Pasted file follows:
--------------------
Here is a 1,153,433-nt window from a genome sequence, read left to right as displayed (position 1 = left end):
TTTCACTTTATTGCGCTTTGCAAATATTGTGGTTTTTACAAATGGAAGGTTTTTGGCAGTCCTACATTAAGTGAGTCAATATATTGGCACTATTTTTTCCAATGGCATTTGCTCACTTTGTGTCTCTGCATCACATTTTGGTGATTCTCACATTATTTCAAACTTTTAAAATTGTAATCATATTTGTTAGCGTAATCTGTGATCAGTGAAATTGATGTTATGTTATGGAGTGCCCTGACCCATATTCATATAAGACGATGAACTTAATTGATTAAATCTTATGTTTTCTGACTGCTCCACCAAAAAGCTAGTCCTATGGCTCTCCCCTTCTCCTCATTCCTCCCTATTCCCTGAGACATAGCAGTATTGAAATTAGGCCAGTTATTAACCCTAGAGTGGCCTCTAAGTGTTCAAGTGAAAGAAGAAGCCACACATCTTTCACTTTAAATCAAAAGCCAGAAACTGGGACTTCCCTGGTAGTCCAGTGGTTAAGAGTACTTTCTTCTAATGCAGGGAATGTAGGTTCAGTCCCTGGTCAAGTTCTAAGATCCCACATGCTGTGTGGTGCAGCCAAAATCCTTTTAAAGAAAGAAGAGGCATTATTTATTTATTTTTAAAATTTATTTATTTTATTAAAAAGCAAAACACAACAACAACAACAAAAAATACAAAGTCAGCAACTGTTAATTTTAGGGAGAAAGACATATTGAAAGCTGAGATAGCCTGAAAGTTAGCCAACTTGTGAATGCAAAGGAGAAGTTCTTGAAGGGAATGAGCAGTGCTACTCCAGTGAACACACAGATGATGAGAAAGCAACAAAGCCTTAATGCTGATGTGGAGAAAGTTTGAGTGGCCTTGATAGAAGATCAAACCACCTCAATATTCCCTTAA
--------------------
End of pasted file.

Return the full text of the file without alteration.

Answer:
Here is a 1,153,433-nt window from a genome sequence, read left to right as displayed (position 1 = left end):
TTTCACTTTATTGCGCTTTGCAAATATTGTGGTTTTTACAAATGGAAGGTTTTTGGCAGTCCTACATTAAGTGAGTCAATATATTGGCACTATTTTTTCCAATGGCATTTGCTCACTTTGTGTCTCTGCATCACATTTTGGTGATTCTCACATTATTTCAAACTTTTAAAATTGTAATCATATTTGTTAGCGTAATCTGTGATCAGTGAAATTGATGTTATGTTATGGAGTGCCCTGACCCATATTCATATAAGACGATGAACTTAATTGATTAAATCTTATGTTTTCTGACTGCTCCACCAAAAAGCTAGTCCTATGGCTCTCCCCTTCTCCTCATTCCTCCCTATTCCCTGAGACATAGCAGTATTGAAATTAGGCCAGTTATTAACCCTAGAGTGGCCTCTAAGTGTTCAAGTGAAAGAAGAAGCCACACATCTTTCACTTTAAATCAAAAGCCAGAAACTGGGACTTCCCTGGTAGTCCAGTGGTTAAGAGTACTTTCTTCTAATGCAGGGAATGTAGGTTCAGTCCCTGGTCAAGTTCTAAGATCCCACATGCTGTGTGGTGCAGCCAAAATCCTTTTAAAGAAAGAAGAGGCATTATTTATTTATTTTTAAAATTTATTTATTTTATTAAAAAGCAAAACACAACAACAACAACAAAAAATACAAAGTCAGCAACTGTTAATTTTAGGGAGAAAGACATATTGAAAGCTGAGATAGCCTGAAAGTTAGCCAACTTGTGAATGCAAAGGAGAAGTTCTTGAAGGGAATGAGCAGTGCTACTCCAGTGAACACACAGATGATGAGAAAGCAACAAAGCCTTAATGCTGATGTGGAGAAAGTTTGAGTGGCCTTGATAGAAGATCAAACCACCTCAATATTCCCTTAA